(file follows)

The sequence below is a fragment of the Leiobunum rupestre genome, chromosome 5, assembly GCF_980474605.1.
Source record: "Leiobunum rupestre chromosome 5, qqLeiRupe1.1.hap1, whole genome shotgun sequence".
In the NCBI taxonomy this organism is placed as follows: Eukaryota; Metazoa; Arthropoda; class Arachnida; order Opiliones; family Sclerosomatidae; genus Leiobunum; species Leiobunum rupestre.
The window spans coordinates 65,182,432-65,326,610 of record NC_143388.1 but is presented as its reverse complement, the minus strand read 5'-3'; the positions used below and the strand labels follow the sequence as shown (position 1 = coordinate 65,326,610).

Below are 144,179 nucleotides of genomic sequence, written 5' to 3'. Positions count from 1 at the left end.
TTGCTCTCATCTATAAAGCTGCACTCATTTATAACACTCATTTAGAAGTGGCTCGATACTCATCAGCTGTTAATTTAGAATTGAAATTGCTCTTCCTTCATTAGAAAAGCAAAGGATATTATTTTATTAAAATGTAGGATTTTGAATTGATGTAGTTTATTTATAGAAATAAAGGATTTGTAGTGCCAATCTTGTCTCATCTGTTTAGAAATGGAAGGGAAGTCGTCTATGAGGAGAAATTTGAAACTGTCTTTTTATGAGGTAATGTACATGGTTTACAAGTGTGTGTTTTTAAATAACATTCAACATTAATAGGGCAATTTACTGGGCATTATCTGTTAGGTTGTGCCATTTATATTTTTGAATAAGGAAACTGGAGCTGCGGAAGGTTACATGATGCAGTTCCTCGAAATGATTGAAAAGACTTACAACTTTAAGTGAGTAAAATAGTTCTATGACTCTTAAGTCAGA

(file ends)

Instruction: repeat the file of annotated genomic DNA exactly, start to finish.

The sequence below is a fragment of the Leiobunum rupestre genome, chromosome 5, assembly GCF_980474605.1.
Source record: "Leiobunum rupestre chromosome 5, qqLeiRupe1.1.hap1, whole genome shotgun sequence".
In the NCBI taxonomy this organism is placed as follows: Eukaryota; Metazoa; Arthropoda; class Arachnida; order Opiliones; family Sclerosomatidae; genus Leiobunum; species Leiobunum rupestre.
The window spans coordinates 65,182,432-65,326,610 of record NC_143388.1 but is presented as its reverse complement, the minus strand read 5'-3'; the positions used below and the strand labels follow the sequence as shown (position 1 = coordinate 65,326,610).

Below are 144,179 nucleotides of genomic sequence, written 5' to 3'. Positions count from 1 at the left end.
TTGCTCTCATCTATAAAGCTGCACTCATTTATAACACTCATTTAGAAGTGGCTCGATACTCATCAGCTGTTAATTTAGAATTGAAATTGCTCTTCCTTCATTAGAAAAGCAAAGGATATTATTTTATTAAAATGTAGGATTTTGAATTGATGTAGTTTATTTATAGAAATAAAGGATTTGTAGTGCCAATCTTGTCTCATCTGTTTAGAAATGGAAGGGAAGTCGTCTATGAGGAGAAATTTGAAACTGTCTTTTTATGAGGTAATGTACATGGTTTACAAGTGTGTGTTTTTAAATAACATTCAACATTAATAGGGCAATTTACTGGGCATTATCTGTTAGGTTGTGCCATTTATATTTTTGAATAAGGAAACTGGAGCTGCGGAAGGTTACATGATGCAGTTCCTCGAAATGATTGAAAAGACTTACAACTTTAAGTGAGTAAAATAGTTCTATGACTCTTAAGTCAGA